MEMO is a connected home system that supports caregivers of people living with dementia (PLWD). Caregivers can sync audio messages to digital stickers around the house, in order to guide PLWD through daily tasks and keep them safe at all times. The system also answers repeated questions and provides recommendations for how to better care for dementia patients.
We interviewed 6 participants, including 2 experts, to inform our design about what life is like for PLWD and their caregivers. We learned that dementia presents many practical challenges for caregivers, who cannot always be there for their patient. People living with dementia often need help with everyday tasks such as eating, dressing, and navigation.
Over time, even the most well-intentioned caregivers can become overwhelmed and frustrated by the patient's many needs. Although those suffering from dementia forget many things, they retain the emotional pain of their caregiver's impatience, which affects their mental health. They need a constant companion who will have the capacity to patiently repeat the same information over and over.
In order to address these concerns, we created the MEMO system. Here's how it works:
Firstly, the caregiver uses the MEMO app to record voice messages, and syncs them to the stickers. The digital stickers can be attached to objects and surfaces at home. When the person living with dementia draws near to the stickers, the recorded message will play from their Apple Watch.
During initial brainstorming, we explored using a locket to guide and connect PLWD while out and about. However, we decided to shift our focus to the home environment, because we learned that PLWD often spend most of their time at home. Our peers also noted that the locket could potentially single out the PLWD as dementia patients and make them feel old, so we decided to use the Apple Watch instead.
We learned through our research that PLWD often benefit from visual signals like icons to help remind them of important details. Thus, we initially added a customizable icon to the front of the sticker. However, we realized that having too many components on the sticker would make it very costly to produce, so we decided to have the icon show up on the Apple Watch screen instead.
The following phone interfaces show how the caregiver would answer the patient's questions. I made some edits to my team's initial microcopy, as shown below.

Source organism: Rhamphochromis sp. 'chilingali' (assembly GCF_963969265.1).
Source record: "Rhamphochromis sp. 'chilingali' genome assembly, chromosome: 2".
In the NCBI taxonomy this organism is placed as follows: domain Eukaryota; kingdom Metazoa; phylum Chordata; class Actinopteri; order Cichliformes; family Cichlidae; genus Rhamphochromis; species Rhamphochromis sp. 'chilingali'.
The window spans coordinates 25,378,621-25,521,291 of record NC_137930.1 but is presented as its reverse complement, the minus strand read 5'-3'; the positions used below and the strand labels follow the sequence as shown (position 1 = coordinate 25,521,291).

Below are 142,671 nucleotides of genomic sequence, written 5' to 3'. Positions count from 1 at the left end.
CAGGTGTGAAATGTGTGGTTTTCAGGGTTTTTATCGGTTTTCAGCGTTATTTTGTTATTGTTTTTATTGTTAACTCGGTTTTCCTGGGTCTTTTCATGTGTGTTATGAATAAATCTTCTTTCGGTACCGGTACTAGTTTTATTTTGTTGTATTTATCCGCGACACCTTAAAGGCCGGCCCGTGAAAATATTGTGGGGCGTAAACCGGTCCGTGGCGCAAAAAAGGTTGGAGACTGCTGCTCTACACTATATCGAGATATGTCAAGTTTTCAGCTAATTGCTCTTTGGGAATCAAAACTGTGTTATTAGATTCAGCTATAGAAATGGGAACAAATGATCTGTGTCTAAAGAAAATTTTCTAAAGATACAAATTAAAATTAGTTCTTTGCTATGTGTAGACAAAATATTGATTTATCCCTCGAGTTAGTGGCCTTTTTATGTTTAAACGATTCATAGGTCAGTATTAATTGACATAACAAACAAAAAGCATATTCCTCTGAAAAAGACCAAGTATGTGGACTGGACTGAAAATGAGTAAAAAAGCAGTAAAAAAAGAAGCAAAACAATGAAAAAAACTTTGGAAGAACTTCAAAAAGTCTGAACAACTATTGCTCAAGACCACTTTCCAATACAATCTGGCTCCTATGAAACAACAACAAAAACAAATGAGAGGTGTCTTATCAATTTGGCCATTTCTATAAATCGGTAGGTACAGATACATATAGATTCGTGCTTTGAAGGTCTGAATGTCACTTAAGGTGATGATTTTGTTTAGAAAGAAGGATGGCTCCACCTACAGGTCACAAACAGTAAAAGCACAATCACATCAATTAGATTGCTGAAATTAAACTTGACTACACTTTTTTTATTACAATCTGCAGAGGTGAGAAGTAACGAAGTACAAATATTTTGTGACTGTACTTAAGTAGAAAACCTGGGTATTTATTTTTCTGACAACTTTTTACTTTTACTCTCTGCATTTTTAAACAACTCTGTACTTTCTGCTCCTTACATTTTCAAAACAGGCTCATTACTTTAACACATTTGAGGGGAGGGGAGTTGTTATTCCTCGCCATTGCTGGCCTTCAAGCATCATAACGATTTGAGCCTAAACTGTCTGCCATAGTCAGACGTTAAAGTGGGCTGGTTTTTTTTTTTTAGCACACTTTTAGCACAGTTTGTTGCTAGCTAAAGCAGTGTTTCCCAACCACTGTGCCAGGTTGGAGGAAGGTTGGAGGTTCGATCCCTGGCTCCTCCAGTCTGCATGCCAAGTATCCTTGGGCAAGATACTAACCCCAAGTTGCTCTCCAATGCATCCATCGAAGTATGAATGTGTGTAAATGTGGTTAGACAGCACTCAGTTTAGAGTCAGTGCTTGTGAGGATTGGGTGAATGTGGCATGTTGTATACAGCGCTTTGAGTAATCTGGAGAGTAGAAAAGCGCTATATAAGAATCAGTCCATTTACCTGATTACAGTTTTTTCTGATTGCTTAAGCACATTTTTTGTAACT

Due to the complexity of the MEMO system, I felt it necessary to edit the writing in the app interface to ease the burden on the caregiver as much as possible. I added quotation marks to clarify that the question was a direct quotation that the app had previously recorded. I changed "Mom" to "Beth", as it is important to recognize the patient as an individual, given the identity-attacking nature of the disease. I also added a second sentence to clarify the reason for answering the question within the app. Lastly, I corrected grammatical oversights.
Instead of 'Mom's Memory Log', I titled this screen 'Beth's Activity Log', to clarify that the system does not have the ability to record the patient's memories. Rather, the system provides recommendations based on the behavior it perceives.
I chose to simplify the language on this part of the app to make it easier to digest and to eliminate the redundancy of the word 'recommendation'. I changed the word 'should' to 'consider', in order to create a gentler tone and reduce the burden on the caregiver.
This project took place during COVID-19, so all our work was remote. More than half of the team was in Asia, while one other teammate and I were in the United States, making scheduling very tricky. However, I learned that when everyone is truly committed, it makes it a fun experience to work together and do the best that we can. We received harsh critique from the designers at Eli Lilly that encouraged us to think more realistically. I learned that medical design is challenging, rewarding, and takes a lot of research and patience.
Created for Design 483: Digital Health Futures